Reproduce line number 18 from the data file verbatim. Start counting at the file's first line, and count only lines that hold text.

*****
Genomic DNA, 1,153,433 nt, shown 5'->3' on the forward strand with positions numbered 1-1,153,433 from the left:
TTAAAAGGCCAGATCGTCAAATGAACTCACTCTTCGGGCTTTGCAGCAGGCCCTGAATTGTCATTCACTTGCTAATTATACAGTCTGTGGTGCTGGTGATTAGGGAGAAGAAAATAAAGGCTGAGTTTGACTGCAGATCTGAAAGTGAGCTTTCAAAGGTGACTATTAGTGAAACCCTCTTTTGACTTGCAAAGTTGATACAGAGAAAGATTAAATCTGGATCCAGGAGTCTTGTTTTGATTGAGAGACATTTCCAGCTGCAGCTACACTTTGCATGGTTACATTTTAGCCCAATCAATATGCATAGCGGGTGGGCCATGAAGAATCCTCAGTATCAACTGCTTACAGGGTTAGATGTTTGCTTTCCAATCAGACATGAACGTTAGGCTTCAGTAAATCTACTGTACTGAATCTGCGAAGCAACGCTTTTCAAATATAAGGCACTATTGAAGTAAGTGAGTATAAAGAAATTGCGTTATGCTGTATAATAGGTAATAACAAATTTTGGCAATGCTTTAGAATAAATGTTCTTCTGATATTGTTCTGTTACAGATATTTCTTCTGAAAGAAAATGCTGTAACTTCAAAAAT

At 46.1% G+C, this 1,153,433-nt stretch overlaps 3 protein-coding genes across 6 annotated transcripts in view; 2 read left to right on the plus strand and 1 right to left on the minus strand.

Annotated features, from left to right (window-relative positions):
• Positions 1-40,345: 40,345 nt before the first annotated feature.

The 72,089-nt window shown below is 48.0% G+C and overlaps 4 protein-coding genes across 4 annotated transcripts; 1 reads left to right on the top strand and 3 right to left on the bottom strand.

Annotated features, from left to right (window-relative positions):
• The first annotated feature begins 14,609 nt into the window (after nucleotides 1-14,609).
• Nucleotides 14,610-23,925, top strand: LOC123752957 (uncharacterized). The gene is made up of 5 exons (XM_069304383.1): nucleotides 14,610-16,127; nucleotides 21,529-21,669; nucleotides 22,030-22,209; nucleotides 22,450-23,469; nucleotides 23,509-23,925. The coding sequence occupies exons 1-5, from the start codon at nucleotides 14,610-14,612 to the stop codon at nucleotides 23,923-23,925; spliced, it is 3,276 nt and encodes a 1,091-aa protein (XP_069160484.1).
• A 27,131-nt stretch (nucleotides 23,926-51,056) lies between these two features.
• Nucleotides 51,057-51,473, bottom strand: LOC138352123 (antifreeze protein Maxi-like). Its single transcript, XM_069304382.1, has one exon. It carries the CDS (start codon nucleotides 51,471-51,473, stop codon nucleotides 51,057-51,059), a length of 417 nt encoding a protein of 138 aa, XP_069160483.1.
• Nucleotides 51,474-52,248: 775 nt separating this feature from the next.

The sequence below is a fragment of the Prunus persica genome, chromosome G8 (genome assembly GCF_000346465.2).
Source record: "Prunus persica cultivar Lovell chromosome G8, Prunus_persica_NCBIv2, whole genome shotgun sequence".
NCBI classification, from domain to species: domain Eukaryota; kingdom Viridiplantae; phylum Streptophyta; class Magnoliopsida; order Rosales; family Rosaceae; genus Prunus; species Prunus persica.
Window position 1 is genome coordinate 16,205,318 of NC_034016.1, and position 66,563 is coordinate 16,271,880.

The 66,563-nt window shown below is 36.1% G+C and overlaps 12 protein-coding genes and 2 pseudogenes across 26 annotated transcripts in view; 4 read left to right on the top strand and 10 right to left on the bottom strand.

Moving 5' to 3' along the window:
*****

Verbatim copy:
Moving 5' to 3' along the window: